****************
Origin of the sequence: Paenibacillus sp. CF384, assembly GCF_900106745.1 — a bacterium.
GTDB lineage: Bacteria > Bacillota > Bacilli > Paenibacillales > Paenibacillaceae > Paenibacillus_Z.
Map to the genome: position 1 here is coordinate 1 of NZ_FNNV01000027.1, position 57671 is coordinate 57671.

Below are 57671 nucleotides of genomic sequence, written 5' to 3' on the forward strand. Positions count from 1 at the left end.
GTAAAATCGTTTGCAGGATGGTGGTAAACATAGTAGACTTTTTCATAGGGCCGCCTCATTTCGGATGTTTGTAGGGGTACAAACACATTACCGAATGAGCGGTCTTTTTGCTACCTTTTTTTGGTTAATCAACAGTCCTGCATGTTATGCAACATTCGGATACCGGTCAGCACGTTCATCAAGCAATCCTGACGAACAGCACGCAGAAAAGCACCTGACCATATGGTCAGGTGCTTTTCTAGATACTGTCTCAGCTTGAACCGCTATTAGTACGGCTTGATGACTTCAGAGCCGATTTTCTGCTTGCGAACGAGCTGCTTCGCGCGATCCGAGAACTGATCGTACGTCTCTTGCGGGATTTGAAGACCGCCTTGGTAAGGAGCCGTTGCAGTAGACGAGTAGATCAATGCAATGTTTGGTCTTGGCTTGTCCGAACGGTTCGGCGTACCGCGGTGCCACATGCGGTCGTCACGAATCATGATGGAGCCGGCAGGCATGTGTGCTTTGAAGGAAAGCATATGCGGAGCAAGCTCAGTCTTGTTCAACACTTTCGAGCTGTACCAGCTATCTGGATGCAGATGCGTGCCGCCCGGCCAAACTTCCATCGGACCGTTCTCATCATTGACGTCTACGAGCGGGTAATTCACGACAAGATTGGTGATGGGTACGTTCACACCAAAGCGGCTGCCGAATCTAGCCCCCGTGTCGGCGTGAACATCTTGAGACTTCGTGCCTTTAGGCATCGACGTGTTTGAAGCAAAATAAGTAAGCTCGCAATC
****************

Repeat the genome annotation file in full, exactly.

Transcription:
Origin of the sequence: Paenibacillus sp. CF384, assembly GCF_900106745.1 — a bacterium.
GTDB lineage: Bacteria > Bacillota > Bacilli > Paenibacillales > Paenibacillaceae > Paenibacillus_Z.
Map to the genome: position 1 here is coordinate 1 of NZ_FNNV01000027.1, position 57671 is coordinate 57671.

Below are 57671 nucleotides of genomic sequence, written 5' to 3' on the forward strand. Positions count from 1 at the left end.
GTAAAATCGTTTGCAGGATGGTGGTAAACATAGTAGACTTTTTCATAGGGCCGCCTCATTTCGGATGTTTGTAGGGGTACAAACACATTACCGAATGAGCGGTCTTTTTGCTACCTTTTTTTGGTTAATCAACAGTCCTGCATGTTATGCAACATTCGGATACCGGTCAGCACGTTCATCAAGCAATCCTGACGAACAGCACGCAGAAAAGCACCTGACCATATGGTCAGGTGCTTTTCTAGATACTGTCTCAGCTTGAACCGCTATTAGTACGGCTTGATGACTTCAGAGCCGATTTTCTGCTTGCGAACGAGCTGCTTCGCGCGATCCGAGAACTGATCGTACGTCTCTTGCGGGATTTGAAGACCGCCTTGGTAAGGAGCCGTTGCAGTAGACGAGTAGATCAATGCAATGTTTGGTCTTGGCTTGTCCGAACGGTTCGGCGTACCGCGGTGCCACATGCGGTCGTCACGAATCATGATGGAGCCGGCAGGCATGTGTGCTTTGAAGGAAAGCATATGCGGAGCAAGCTCAGTCTTGTTCAACACTTTCGAGCTGTACCAGCTATCTGGATGCAGATGCGTGCCGCCCGGCCAAACTTCCATCGGACCGTTCTCATCATTGACGTCTACGAGCGGGTAATTCACGACAAGATTGGTGATGGGTACGTTCACACCAAAGCGGCTGCCGAATCTAGCCCCCGTGTCGGCGTGAACATCTTGAGACTTCGTGCCTTTAGGCATCGACGTGTTTGAAGCAAAATAAGTAAGCTCGCAATC